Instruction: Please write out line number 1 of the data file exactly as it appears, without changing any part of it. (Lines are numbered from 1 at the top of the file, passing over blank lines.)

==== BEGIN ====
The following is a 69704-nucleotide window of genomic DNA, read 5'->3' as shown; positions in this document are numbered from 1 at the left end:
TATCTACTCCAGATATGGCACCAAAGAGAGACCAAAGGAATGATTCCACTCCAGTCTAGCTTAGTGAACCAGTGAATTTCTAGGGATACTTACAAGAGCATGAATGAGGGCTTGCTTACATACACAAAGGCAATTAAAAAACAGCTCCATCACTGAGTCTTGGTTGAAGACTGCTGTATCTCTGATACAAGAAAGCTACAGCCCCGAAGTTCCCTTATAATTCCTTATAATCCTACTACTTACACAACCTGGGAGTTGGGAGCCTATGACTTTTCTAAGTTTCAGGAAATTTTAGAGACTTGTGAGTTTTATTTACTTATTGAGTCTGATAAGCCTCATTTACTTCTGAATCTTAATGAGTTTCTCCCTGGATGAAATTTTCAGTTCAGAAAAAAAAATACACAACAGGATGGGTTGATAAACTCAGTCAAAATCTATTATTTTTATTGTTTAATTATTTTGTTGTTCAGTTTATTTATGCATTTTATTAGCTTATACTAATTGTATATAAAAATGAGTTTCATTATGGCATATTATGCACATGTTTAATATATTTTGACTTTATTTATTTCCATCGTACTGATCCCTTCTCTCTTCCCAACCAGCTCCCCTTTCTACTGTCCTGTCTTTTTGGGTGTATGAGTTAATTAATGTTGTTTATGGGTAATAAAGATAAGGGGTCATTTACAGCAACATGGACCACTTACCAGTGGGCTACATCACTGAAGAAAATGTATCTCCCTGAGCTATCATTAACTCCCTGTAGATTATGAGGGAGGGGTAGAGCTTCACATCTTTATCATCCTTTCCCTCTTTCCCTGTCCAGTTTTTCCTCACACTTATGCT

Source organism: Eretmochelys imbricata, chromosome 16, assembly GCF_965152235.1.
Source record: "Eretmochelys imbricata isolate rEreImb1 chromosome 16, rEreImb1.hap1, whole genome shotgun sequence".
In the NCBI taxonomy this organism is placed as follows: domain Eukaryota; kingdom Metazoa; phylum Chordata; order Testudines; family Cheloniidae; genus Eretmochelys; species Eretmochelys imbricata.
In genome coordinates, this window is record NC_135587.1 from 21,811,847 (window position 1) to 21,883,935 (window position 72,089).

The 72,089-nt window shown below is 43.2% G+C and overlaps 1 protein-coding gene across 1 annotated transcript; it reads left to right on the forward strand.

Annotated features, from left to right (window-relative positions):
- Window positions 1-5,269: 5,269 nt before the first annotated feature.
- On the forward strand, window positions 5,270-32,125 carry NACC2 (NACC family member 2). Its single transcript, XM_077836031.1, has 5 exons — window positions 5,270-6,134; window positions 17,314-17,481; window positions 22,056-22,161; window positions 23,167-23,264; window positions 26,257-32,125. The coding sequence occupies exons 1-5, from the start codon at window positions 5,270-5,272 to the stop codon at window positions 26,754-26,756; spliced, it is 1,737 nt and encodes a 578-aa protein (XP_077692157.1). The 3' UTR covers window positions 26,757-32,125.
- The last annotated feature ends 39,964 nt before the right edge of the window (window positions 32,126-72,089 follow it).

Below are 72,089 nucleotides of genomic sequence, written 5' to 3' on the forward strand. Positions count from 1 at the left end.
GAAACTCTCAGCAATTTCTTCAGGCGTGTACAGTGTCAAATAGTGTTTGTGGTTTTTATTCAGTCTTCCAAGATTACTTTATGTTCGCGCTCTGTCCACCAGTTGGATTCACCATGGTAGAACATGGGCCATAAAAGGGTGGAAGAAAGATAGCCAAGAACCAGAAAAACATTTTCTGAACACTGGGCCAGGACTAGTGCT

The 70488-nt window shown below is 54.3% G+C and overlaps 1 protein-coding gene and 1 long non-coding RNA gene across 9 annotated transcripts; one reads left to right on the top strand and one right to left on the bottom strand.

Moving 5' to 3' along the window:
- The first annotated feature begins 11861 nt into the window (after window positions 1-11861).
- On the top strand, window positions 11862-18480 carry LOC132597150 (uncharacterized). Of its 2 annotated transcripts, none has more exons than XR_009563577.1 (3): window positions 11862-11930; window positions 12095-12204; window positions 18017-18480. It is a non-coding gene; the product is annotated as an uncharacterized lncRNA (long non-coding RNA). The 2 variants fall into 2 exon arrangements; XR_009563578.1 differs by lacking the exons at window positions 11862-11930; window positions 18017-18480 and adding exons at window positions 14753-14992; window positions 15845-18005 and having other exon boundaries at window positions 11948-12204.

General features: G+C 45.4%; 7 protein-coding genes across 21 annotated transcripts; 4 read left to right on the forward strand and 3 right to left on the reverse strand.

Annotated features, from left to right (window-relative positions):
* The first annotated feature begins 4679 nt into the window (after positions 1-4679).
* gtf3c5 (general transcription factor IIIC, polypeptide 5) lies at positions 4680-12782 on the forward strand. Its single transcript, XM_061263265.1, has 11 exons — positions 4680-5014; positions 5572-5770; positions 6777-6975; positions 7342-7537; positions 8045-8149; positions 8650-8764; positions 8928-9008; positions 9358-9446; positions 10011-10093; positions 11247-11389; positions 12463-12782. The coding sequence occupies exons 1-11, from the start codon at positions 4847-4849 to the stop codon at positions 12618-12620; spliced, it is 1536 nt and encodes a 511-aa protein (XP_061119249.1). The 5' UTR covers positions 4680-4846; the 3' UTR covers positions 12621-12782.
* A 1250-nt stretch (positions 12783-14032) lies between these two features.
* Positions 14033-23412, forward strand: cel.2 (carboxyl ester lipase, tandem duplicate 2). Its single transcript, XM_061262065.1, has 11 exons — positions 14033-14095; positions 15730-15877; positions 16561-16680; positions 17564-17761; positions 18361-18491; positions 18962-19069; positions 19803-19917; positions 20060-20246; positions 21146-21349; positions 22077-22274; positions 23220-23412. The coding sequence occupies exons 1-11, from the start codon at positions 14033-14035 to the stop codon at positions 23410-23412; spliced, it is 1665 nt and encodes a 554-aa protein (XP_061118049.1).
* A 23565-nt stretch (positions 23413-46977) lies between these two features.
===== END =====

The following is a 69704-nucleotide window of genomic DNA, read 5'->3' as shown; positions in this document are numbered from 1 at the left end: